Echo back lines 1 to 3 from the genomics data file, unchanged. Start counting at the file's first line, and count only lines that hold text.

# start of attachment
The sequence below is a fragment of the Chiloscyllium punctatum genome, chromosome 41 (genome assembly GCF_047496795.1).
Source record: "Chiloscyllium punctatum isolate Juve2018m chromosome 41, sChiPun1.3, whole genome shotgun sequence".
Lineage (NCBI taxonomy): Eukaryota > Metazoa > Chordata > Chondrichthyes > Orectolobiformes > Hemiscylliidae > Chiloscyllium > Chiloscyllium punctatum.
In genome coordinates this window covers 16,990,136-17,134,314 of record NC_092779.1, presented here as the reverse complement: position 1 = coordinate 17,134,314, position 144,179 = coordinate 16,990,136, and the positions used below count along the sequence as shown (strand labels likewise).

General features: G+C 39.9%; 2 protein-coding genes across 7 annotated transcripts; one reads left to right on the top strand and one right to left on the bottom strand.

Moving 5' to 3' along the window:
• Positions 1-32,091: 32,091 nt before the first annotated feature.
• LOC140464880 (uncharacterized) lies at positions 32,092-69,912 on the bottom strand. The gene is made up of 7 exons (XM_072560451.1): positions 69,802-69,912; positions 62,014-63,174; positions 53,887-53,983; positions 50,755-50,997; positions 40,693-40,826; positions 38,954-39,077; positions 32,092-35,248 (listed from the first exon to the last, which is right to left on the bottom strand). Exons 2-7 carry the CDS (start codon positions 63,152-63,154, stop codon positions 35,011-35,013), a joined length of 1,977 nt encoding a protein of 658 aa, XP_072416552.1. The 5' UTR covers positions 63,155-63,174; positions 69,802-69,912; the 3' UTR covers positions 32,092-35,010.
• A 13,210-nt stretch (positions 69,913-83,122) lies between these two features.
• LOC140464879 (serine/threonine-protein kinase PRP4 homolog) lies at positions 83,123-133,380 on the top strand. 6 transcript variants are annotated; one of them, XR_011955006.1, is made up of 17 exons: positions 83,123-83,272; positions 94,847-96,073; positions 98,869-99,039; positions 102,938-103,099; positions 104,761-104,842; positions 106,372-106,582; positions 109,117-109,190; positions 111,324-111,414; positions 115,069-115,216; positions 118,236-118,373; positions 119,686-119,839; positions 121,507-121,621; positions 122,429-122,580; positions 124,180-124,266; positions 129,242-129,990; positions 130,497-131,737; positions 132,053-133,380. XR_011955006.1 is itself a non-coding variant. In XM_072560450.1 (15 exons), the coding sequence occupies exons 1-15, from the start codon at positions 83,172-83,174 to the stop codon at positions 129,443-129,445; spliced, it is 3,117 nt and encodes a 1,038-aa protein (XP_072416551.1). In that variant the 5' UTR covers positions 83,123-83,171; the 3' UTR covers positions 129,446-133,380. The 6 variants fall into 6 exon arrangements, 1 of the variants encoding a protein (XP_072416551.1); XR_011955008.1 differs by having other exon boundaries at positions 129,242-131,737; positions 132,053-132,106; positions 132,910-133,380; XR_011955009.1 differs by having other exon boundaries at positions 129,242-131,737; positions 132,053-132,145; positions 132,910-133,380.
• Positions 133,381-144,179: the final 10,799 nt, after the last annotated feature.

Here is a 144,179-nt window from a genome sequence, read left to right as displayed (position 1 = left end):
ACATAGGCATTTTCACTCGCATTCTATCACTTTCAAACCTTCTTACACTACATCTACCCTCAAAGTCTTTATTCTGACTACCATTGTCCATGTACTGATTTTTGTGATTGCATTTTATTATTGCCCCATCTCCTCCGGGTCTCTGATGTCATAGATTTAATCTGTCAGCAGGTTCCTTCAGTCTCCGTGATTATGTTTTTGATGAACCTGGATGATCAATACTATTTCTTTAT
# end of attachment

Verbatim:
The sequence below is a fragment of the Chiloscyllium punctatum genome, chromosome 41 (genome assembly GCF_047496795.1).
Source record: "Chiloscyllium punctatum isolate Juve2018m chromosome 41, sChiPun1.3, whole genome shotgun sequence".
Lineage (NCBI taxonomy): Eukaryota > Metazoa > Chordata > Chondrichthyes > Orectolobiformes > Hemiscylliidae > Chiloscyllium > Chiloscyllium punctatum.